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Monday, June 19, 2006

Sri Lanka politics: Civil war in all but name


Although neither the Sri Lankan government nor the separatist Liberation Tigers of Tamil Eelam (LTTE) has yet renounced a 2002 ceasefire, a sharp rise in violence recently might suggest that civil war has already returned to the island. Over 100 people—mostly civilians—have been killed in the past week in clashes between the two. The LTTE has denied responsibility for any attacks, but suspicions are growing about its commitment to the peace process, and that it is seeking a means to provoke the government into abandoning the ceasefire. There are still compelling reasons on both sides to avoid a descent into full-scale conflict, but in the current environment a return to peace looks unlikely.

The recent surge in violence was sparked by a mine attack on June 15th on a bus carrying civilians, which killed 64 people—the deadliest incident since the ceasefire was signed over four years ago. In response, the government authorised two days of air strikes and artillery attacks on rebel strongholds in the north and east of the island. A sea battle near Mannar in north-eastern Sri Lanka erupted on June 17th, in which (according to the Sri Lankan navy) 30 rebels and six navy personnel died. A church in Mannar was also attacked, allegedly by the military, resulting in one death, and LTTE cadres killed three policemen in an attack on a water tanker in Vavuniya.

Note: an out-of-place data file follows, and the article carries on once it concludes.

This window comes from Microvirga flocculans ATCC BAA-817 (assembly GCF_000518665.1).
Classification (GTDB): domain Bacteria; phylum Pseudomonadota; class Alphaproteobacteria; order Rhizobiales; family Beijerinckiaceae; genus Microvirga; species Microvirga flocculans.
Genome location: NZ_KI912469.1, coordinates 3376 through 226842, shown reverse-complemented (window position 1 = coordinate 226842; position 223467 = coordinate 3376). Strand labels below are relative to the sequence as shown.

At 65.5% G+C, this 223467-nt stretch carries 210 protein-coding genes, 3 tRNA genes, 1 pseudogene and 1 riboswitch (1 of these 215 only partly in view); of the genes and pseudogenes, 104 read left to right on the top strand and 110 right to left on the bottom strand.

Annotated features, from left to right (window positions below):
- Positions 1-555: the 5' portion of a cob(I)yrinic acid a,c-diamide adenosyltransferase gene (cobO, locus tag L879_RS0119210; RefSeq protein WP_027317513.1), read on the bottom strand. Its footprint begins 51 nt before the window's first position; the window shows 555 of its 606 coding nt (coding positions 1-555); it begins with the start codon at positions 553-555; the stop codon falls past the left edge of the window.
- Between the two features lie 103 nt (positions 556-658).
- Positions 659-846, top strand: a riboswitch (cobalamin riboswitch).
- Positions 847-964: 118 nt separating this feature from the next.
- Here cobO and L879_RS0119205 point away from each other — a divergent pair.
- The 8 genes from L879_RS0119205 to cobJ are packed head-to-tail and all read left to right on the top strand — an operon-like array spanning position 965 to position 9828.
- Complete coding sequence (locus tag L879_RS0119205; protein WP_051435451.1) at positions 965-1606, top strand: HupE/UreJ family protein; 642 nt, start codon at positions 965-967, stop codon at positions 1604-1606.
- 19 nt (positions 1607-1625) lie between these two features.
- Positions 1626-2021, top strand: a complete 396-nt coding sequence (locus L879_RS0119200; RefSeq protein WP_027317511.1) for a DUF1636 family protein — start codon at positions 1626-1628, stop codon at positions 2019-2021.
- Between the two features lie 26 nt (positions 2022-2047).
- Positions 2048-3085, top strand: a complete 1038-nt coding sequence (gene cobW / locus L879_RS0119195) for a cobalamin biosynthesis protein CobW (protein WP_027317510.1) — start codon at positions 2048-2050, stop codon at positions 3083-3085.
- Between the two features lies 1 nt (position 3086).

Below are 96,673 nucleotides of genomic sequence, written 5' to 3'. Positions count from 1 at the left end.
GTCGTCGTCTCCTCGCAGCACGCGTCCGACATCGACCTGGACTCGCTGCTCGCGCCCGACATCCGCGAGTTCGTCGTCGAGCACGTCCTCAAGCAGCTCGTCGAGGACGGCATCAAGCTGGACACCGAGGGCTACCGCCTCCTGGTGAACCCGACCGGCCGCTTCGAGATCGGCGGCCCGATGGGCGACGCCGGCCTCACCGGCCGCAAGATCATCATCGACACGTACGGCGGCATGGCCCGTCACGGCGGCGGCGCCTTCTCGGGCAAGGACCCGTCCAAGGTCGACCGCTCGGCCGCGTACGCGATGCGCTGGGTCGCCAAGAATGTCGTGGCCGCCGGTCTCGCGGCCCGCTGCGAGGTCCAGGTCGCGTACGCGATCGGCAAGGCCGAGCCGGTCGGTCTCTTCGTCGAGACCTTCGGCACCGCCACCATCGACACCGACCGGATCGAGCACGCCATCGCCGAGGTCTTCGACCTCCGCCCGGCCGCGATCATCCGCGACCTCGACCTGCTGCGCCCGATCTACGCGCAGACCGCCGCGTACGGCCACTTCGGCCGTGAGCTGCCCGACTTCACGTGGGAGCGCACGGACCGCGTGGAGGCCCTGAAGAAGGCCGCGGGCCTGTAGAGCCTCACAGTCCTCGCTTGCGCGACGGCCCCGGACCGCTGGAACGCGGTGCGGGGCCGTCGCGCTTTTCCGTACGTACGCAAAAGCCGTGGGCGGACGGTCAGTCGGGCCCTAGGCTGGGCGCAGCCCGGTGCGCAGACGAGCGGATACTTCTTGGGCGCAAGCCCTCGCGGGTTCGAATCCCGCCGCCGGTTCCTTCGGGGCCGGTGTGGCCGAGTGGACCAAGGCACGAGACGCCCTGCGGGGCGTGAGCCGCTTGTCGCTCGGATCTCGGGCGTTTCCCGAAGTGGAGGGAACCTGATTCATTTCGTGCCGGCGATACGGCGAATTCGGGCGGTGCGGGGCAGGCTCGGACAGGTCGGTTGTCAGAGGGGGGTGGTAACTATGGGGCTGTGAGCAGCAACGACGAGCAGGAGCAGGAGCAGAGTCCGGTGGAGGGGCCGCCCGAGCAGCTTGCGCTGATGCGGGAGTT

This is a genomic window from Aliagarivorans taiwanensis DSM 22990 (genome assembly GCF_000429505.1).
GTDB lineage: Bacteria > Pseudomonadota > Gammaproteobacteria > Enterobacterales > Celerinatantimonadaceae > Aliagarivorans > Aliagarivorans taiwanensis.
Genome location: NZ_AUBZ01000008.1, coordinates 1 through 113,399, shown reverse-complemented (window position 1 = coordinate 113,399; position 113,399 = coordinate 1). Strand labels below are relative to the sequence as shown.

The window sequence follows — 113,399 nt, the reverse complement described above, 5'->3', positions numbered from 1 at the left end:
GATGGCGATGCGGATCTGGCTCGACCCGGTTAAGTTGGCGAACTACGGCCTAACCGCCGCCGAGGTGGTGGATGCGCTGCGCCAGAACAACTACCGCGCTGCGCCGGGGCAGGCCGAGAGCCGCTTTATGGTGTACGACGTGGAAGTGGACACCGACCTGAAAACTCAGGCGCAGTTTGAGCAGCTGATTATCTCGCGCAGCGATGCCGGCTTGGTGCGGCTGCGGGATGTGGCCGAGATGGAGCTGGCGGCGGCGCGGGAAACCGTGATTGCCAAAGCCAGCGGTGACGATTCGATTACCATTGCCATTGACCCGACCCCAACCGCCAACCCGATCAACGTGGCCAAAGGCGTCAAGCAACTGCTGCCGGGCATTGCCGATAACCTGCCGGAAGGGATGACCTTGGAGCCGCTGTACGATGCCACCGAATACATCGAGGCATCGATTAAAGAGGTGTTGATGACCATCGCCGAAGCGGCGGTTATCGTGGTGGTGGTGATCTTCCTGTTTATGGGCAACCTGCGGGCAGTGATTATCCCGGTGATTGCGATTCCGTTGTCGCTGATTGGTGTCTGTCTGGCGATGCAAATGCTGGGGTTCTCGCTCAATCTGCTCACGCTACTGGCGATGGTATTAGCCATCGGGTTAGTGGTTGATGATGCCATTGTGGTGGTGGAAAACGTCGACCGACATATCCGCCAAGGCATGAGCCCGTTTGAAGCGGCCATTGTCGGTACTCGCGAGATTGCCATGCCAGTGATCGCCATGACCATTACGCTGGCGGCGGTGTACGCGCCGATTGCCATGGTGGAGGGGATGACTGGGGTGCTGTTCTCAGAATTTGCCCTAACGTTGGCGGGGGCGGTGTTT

The LTTE has denied responsibility for the bus attack, blaming it on paramilitary units supported by the government. Yet the upsurge in violence since the election of Mahinda Rajapakse as president last November bears the hallmarks of a co-ordinated LTTE campaign. This has included a suicide bombing at the Sri Lankan army headquarters in Colombo on April 25th, which injured the chief of staff, Sarath Fonseka, and a seaborne assault on a military troop ferry in early May. (The attack on the navy came after the government launched the first air strikes against LTTE bases since the ceasefire had been signed, in retaliation for the army HQ attack—for which the Tigers also denied responsibility.) In total, according to the Sri Lanka Monitoring Mission, the Nordic group overseeing the ceasefire, nearly 700 people have been killed so far this year.